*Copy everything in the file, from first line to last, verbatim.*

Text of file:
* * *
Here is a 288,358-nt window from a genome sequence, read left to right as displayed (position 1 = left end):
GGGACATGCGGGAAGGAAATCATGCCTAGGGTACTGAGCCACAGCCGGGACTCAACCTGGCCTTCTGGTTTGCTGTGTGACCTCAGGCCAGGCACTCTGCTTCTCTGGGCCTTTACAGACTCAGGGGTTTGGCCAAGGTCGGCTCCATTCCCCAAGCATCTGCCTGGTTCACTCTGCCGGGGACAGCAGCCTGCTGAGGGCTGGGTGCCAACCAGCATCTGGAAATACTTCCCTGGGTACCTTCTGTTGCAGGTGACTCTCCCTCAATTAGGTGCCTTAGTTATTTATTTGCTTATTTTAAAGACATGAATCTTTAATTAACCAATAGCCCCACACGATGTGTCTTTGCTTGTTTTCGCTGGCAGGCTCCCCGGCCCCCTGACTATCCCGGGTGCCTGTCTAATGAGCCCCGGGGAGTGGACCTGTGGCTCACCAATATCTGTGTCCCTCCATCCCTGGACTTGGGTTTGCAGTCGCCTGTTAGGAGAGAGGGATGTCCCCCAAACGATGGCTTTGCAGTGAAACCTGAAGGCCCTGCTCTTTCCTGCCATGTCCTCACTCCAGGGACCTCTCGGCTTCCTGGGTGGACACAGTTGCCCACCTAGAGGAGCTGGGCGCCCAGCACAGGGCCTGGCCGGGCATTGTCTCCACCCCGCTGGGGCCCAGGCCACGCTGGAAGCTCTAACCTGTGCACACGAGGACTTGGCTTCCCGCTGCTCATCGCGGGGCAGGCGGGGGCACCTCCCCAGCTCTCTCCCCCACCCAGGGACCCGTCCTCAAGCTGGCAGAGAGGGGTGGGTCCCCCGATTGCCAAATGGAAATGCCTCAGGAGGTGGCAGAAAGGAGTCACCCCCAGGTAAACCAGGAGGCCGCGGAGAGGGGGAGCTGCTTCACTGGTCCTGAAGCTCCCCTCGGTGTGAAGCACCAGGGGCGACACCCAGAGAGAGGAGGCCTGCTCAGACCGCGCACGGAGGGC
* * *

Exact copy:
Here is a 288,358-nt window from a genome sequence, read left to right as displayed (position 1 = left end):
GGGACATGCGGGAAGGAAATCATGCCTAGGGTACTGAGCCACAGCCGGGACTCAACCTGGCCTTCTGGTTTGCTGTGTGACCTCAGGCCAGGCACTCTGCTTCTCTGGGCCTTTACAGACTCAGGGGTTTGGCCAAGGTCGGCTCCATTCCCCAAGCATCTGCCTGGTTCACTCTGCCGGGGACAGCAGCCTGCTGAGGGCTGGGTGCCAACCAGCATCTGGAAATACTTCCCTGGGTACCTTCTGTTGCAGGTGACTCTCCCTCAATTAGGTGCCTTAGTTATTTATTTGCTTATTTTAAAGACATGAATCTTTAATTAACCAATAGCCCCACACGATGTGTCTTTGCTTGTTTTCGCTGGCAGGCTCCCCGGCCCCCTGACTATCCCGGGTGCCTGTCTAATGAGCCCCGGGGAGTGGACCTGTGGCTCACCAATATCTGTGTCCCTCCATCCCTGGACTTGGGTTTGCAGTCGCCTGTTAGGAGAGAGGGATGTCCCCCAAACGATGGCTTTGCAGTGAAACCTGAAGGCCCTGCTCTTTCCTGCCATGTCCTCACTCCAGGGACCTCTCGGCTTCCTGGGTGGACACAGTTGCCCACCTAGAGGAGCTGGGCGCCCAGCACAGGGCCTGGCCGGGCATTGTCTCCACCCCGCTGGGGCCCAGGCCACGCTGGAAGCTCTAACCTGTGCACACGAGGACTTGGCTTCCCGCTGCTCATCGCGGGGCAGGCGGGGGCACCTCCCCAGCTCTCTCCCCCACCCAGGGACCCGTCCTCAAGCTGGCAGAGAGGGGTGGGTCCCCCGATTGCCAAATGGAAATGCCTCAGGAGGTGGCAGAAAGGAGTCACCCCCAGGTAAACCAGGAGGCCGCGGAGAGGGGGAGCTGCTTCACTGGTCCTGAAGCTCCCCTCGGTGTGAAGCACCAGGGGCGACACCCAGAGAGAGGAGGCCTGCTCAGACCGCGCACGGAGGGC